Lithium Polymer or LiPo batteries have very specific charging requirements and MUST only be changed by specific chargers designed to charge lithium polymer batteries.
A 1s or 1 cell LiPo battery has a nominal voltage of 3.7v. When fully charged it has a maximum voltage of 4.2v and when fully discharged, it should never go below 3.0v without risking cell damage.
A 5s4p battery pack means that the pack contains 5 cells in a series circuit and 4 cells in a parallel circuit.
Since each cell is 3.7v (nominal) a 5s LiPo battery has a nominal voltage of 18.5v, a fully charged voltage of 21.0v and a maximum discharged voltage of 15.0v before damage occurs.
When charging LiPo batteries, they must be charged at the voltage of the number of cells in series, therefore a 5s4p pack must be charged as a 5 cell pack.
The LiPo charger you’re using must be able to handle the cell count of the battery you are charging.
Most of the more expensive LiPo chargers will automatically detect the cell count of the battery being charged while the cheaper ones will require a manual setting. Wile some of the really good ones will allow you to manually select the cell count and then will double check it automatically for you.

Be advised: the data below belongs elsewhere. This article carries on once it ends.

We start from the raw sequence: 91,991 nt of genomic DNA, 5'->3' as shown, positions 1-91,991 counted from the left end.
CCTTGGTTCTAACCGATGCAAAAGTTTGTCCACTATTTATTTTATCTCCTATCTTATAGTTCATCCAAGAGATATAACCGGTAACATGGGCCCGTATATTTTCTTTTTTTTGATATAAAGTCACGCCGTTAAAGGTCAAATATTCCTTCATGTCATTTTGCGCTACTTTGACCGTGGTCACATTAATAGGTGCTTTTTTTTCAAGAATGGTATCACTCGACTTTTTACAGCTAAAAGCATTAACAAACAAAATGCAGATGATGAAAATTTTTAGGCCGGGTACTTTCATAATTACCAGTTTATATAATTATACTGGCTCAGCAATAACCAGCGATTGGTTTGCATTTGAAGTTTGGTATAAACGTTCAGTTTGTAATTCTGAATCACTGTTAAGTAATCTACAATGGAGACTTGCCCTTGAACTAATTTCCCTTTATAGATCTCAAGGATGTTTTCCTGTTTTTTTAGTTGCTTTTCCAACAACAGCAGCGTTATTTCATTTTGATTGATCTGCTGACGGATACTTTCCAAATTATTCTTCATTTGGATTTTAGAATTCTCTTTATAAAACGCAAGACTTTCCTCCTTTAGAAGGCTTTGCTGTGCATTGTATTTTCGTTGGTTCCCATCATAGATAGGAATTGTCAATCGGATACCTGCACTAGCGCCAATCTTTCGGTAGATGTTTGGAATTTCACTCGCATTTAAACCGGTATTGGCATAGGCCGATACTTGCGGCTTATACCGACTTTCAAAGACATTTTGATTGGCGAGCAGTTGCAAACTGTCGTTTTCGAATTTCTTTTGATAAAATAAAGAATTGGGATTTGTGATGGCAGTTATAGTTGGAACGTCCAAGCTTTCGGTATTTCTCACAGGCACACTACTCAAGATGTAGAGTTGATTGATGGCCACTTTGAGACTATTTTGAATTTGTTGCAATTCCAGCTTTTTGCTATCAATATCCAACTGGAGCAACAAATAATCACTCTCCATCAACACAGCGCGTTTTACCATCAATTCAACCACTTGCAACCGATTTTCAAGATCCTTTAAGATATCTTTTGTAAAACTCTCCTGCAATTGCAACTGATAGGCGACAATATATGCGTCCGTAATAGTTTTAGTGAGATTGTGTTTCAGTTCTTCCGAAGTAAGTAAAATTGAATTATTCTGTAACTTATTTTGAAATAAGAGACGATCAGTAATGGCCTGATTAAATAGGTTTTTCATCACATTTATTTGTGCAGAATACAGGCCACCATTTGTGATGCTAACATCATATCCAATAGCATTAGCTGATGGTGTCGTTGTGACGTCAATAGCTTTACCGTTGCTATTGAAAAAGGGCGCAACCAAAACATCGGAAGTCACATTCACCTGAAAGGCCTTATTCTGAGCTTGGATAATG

Please also note that some chargers (such as those used for toys or cell phones) are made to charge a specific cell count and are not configurable for other cell counts. It is very important that these chargers only be used to charge the batteries they are designed for.
Also, chargers that auto detect the cell count of a LiPo battery can sometimes be wrong. They use the current voltage of the battery to determine the cell count and if the battery is fully charged or at a lower voltage than it should be, it may read the cell count incorrectly. This is why it is very important to double check that it reads he right cell count which is typically displayed on the LCD display.
For example a 5 cell 18.5 volt LiPo battery that’s been depleted to less than 15 volts may be confused with a 4 cell, 14.8v battery and thus charged as such. Also, a fully charged 5 cell battery at 21.0v may be confused as a 6 cell 22.0v battery and charged as such.
Charging a lithium polymer battery at a higher voltage than it’s rated for, or overcharging it, can lead to a fire or an explosion (see video below).
If you notice your LiPo battery pack is swelling, stop the charging process immediately, put the battery in a safe container and observe it for 15 minutes.